The love of money . . . ain't none of your business...
We all know that the love of money lies at the root of all sorts of evil. But, of course, we shouldn't ever actually consider or believe this of particular cases. It's a meta truth. Never a particular one.
And so we're left with a strange appendix to 1 Timothy 6:10:
For the love of money is the root of all evil: which while some coveted after, they have erred from the faith, and pierced themselves through with many sorrows--but don't you dare apply this to anyone, Timothy. I can because I'm Paul. I'm inspired. You're neither.
Really, what's the point of this verse if we're never to apply it to particular people and events?
If Scripture says, even hyperbolically, that the love of money is the root of all evil, shouldn't shepherds begin here when looking for the root of evil and defection from God's Word, rather than refuse ever to get here?
The Word of God expects us to see the love of money standing behind sinful deeds--not to refuse to look for it. If we want to shepherd in accord with the Word of God, we would do well to start with the assumption that particular sins have their origin in the love of money.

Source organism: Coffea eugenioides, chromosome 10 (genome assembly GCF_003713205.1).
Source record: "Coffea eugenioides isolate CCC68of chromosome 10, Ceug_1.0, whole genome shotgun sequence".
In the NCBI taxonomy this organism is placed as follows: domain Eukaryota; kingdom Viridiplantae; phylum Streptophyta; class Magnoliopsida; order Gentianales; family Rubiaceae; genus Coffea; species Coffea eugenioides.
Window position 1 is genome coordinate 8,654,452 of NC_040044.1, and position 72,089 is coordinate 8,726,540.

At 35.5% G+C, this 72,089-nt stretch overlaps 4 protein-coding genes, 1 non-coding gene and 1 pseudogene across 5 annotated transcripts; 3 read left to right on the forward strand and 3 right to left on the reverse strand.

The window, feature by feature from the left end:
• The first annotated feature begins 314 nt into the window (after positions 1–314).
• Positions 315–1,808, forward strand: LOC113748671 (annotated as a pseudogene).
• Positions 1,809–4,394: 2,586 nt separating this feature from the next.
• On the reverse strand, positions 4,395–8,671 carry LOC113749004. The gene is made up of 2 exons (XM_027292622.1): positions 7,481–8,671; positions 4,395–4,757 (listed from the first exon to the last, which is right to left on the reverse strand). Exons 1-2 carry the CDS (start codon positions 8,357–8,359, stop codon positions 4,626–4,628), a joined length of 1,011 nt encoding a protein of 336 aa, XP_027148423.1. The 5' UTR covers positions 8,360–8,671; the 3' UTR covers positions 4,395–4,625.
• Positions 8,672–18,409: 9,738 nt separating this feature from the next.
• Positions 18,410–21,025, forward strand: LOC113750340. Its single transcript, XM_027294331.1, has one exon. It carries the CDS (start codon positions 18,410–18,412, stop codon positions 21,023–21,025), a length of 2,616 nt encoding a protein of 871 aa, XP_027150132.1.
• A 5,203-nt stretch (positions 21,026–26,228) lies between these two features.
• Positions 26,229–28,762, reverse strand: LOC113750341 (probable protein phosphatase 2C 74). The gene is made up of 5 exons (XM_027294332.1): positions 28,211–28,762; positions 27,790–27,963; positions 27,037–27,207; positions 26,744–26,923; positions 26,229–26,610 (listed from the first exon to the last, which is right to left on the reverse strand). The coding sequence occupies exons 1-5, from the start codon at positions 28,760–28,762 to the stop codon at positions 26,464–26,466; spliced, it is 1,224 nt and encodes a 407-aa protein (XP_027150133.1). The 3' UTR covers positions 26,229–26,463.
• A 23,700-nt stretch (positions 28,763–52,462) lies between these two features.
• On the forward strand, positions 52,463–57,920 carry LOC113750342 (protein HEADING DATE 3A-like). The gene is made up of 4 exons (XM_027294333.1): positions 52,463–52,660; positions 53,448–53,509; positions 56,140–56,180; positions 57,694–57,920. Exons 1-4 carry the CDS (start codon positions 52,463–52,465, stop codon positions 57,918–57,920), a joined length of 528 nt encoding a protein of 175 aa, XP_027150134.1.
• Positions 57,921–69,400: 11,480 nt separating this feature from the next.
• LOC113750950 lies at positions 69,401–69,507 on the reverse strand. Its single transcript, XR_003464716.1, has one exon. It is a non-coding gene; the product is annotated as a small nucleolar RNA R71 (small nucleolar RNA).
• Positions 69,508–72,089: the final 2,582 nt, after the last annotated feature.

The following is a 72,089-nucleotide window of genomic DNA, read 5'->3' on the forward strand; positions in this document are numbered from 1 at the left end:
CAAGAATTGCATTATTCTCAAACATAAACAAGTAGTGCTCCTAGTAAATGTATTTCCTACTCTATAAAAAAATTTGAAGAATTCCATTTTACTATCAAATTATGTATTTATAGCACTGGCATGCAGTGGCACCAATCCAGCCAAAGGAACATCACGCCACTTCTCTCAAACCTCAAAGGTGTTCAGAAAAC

Some years ago it struck me rather forcibly that 1 Timothy 6:10 was the explanation for a Christian singer appearing in risqué photo shoots despite being a mother and apparently happily married to a famous Christian husband. She was lifting her skirt to the sky away from the camera in one shot and dressing like Lady Godiva in another, not because she wanted intimate relations with men other than her husband, but because someone had calculated that risqué promotional photos would promote album sales and she wanted more album sales. The sin was sexual; the motive was financial.
We do the Church a disservice if we cut 1 Timothy 6:10 out of our Bibles.